Brazil’s water utility company Sabesp said on its website that the Cantareira water system (the largest of the six that provide water to nearly half of the 20 million people living in the metropolitan area of Sao Paulo) is at less than 19 percent of its capacity of 1 trillion liters. The company described the situation at Cantareira as “critical”: the amount of rain registered in the month to January was the lowest in 84 years. Sabesp said the other five water supply systems in Sao Paulo’s metropolitan area were normal for this time of year, however. The PCJ Consorcio water association said the area would have to see 17 millimeters of rain a day for two months until Cantareira’s water level recovers to 50 percent of its capacity.
Severe flooding threatens to undermine the country’s food security, according to farmers and environmental groups, who today accuse the government of failing to address the effects of climate change on coastal and rural areas.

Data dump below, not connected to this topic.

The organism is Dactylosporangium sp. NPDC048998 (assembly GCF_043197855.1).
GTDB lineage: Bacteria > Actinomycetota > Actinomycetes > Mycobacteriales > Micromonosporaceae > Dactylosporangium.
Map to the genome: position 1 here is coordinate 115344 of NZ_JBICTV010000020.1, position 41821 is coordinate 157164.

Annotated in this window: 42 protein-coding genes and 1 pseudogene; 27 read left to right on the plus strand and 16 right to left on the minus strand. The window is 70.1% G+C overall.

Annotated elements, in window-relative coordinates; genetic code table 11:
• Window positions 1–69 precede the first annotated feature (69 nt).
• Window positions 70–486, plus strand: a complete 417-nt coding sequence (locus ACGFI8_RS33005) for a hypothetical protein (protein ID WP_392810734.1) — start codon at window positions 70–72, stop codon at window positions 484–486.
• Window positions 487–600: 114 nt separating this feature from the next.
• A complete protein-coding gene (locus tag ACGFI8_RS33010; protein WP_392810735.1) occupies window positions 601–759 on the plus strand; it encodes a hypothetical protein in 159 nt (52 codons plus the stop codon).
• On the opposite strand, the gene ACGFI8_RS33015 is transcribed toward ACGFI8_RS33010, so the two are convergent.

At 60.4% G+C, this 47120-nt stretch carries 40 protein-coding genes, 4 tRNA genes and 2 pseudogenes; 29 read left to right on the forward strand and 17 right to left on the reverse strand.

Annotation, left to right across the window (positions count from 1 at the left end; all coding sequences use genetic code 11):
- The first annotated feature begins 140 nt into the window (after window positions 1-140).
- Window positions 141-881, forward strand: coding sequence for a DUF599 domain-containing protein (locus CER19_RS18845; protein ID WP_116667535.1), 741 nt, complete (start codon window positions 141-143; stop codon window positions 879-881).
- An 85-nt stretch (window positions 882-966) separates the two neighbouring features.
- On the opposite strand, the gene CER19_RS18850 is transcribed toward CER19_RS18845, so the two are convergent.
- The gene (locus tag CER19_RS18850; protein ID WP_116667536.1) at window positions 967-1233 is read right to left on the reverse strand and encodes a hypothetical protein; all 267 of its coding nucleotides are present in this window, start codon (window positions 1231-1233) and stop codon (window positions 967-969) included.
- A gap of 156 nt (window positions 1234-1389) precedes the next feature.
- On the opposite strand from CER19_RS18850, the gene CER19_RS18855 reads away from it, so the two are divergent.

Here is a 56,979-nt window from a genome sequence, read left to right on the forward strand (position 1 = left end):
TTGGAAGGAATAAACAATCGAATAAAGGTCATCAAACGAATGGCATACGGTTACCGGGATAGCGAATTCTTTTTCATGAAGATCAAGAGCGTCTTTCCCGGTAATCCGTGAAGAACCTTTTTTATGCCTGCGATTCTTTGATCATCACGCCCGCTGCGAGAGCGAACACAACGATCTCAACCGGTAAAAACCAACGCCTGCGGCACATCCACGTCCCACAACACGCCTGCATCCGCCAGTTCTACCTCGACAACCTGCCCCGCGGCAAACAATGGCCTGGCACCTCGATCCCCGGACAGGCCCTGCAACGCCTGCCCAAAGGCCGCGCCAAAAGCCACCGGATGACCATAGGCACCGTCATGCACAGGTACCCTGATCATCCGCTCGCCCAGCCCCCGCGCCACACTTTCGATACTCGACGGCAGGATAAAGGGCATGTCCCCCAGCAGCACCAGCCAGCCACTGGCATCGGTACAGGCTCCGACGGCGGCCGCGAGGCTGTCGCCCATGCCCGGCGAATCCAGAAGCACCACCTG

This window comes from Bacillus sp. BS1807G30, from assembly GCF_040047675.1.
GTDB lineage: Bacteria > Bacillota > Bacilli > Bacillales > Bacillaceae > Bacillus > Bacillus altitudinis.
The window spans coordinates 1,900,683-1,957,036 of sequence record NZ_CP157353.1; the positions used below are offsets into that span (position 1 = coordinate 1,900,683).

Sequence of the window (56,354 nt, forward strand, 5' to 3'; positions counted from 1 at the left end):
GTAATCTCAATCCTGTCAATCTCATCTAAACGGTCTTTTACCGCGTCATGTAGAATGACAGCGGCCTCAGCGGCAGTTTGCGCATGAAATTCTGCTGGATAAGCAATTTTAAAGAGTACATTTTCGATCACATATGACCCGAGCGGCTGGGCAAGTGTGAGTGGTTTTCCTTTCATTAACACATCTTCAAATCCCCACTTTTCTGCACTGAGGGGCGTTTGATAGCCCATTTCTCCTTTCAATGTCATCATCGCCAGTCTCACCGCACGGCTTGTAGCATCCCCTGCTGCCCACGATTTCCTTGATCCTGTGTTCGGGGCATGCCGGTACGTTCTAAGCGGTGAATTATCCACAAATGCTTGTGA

As gales swept southern and western parts of the UK, with already drenched counties bearing the brunt of the storms, it has emerged that parliament’s select committee on the environment warned in a report last year that “the current model for allocating flood defence funding is biased towards protecting property, which means that funding is largely allocated to urban areas. Defra’s [the Department of the Environment's] failure to protect rural areas poses a long-term risk to the security of UK food production, as a high proportion of the most valuable agricultural land is at risk of flooding.”
“We need a response from government that recognises the importance for our long-term food security of safeguarding high-quality farmland,” said Neil Sinden of the Campaign to Protect Rural England. “We need to view the countryside as more than a place for building, and value it for the food it provides.” Defra has estimated that 35,000 hectares of high-quality horticultural and arable land will be flooded at least once every three years by the 2020s. This could rise to around 130,000 hectares by the 2080s if there is no change to current flood defence provision.